Frost on the bent-down blades of cattails. Two single-prop planes from different directions—their drones blending then separating again.
The hiss of the wind. Oak leaves scud above the treetops in one direction while juncos and sparrows move through the weeds in the other.
Distant church bells ringing the 8:00 o’clock hour—the Christian call to work. The dog stands up to have another sniff at the porch floor.
Bright sun, cold wind. The blaze-orange vests of two hunters walking up the road: a father and his daughter who’s just shot her first deer.
The lilac leaves have faded and folded into a thousand variations on an origami wing, bird or bat or moth, ready for their one big flight.
High clouds move slowly in the wrong direction; the sun goes from blear to smear. Up by the barn, a large agitation of chickadees.
Despite the temperature—two degrees above freezing—a half dozen small insects dance above a branch at the woods’ edge, back-lit by the sun.
The holiday stillness is broken by the snarl of a chainsaw just over the ridge, the crack and crash. A glimpse of treetops thrashing wildly.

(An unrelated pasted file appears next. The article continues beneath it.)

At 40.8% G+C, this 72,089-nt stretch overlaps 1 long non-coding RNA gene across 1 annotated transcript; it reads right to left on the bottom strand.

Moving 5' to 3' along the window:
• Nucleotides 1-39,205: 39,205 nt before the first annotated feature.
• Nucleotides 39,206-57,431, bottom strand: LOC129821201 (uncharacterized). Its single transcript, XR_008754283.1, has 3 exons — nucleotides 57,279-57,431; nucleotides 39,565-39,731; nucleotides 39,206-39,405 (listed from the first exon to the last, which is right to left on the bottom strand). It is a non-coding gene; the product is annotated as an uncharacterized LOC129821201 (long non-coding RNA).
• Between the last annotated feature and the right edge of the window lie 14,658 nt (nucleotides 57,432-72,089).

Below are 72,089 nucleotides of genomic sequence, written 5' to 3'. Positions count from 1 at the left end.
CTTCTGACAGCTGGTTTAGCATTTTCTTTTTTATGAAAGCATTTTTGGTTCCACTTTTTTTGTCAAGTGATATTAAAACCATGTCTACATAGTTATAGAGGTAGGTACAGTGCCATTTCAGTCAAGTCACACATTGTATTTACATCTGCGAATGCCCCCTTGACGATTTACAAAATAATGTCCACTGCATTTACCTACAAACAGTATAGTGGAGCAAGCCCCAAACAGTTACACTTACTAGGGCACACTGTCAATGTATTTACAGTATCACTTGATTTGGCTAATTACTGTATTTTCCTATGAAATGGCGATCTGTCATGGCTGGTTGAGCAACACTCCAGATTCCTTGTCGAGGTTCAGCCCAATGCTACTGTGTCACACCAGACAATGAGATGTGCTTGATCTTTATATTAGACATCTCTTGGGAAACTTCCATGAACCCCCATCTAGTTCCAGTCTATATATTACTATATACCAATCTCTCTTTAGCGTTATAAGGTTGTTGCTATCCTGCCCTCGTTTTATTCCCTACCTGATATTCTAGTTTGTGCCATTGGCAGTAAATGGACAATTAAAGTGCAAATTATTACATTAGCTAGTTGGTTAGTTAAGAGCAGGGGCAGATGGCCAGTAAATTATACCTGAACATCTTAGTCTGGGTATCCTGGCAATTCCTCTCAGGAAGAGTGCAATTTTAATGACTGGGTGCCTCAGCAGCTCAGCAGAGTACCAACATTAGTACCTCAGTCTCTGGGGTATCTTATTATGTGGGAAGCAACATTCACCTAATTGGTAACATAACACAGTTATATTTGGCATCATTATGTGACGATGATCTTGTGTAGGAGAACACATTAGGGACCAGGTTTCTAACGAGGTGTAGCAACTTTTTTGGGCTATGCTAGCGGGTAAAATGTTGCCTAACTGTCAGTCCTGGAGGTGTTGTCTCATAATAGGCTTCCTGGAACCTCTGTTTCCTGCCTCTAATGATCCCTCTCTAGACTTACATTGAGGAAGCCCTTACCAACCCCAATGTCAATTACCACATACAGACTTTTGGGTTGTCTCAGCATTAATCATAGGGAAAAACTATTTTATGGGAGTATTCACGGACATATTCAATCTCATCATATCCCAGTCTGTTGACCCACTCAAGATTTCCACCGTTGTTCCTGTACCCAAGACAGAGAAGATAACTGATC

Low and heavy clouds. A red-tailed hawk circling over the field flaps to gain altitude, ignored by a wind-buffeted flock of crows.
Clear and still. A blue jay in the big maple drops down to the stream, and stands on the bank stabbing at the dark water with its bill.
A skim of snow lingers in the shade. At the woods’ edge, a Carolina wren is holding forth while juncos forage quietly all around him.
High winds. The tall cherry stump beside the porch has finally toppled, lying on the ground with all its small holes like a cartoon monster.
Cold rain thickens into a downpour. A Cooper’s hawk lands in the top of a tall locust and sits preening and shaking, as if taking a shower.
Cold and quiet. An argument between nuthatches is picked up and amplified by a pileated woodpecker. The old dog farts in a patch of sun.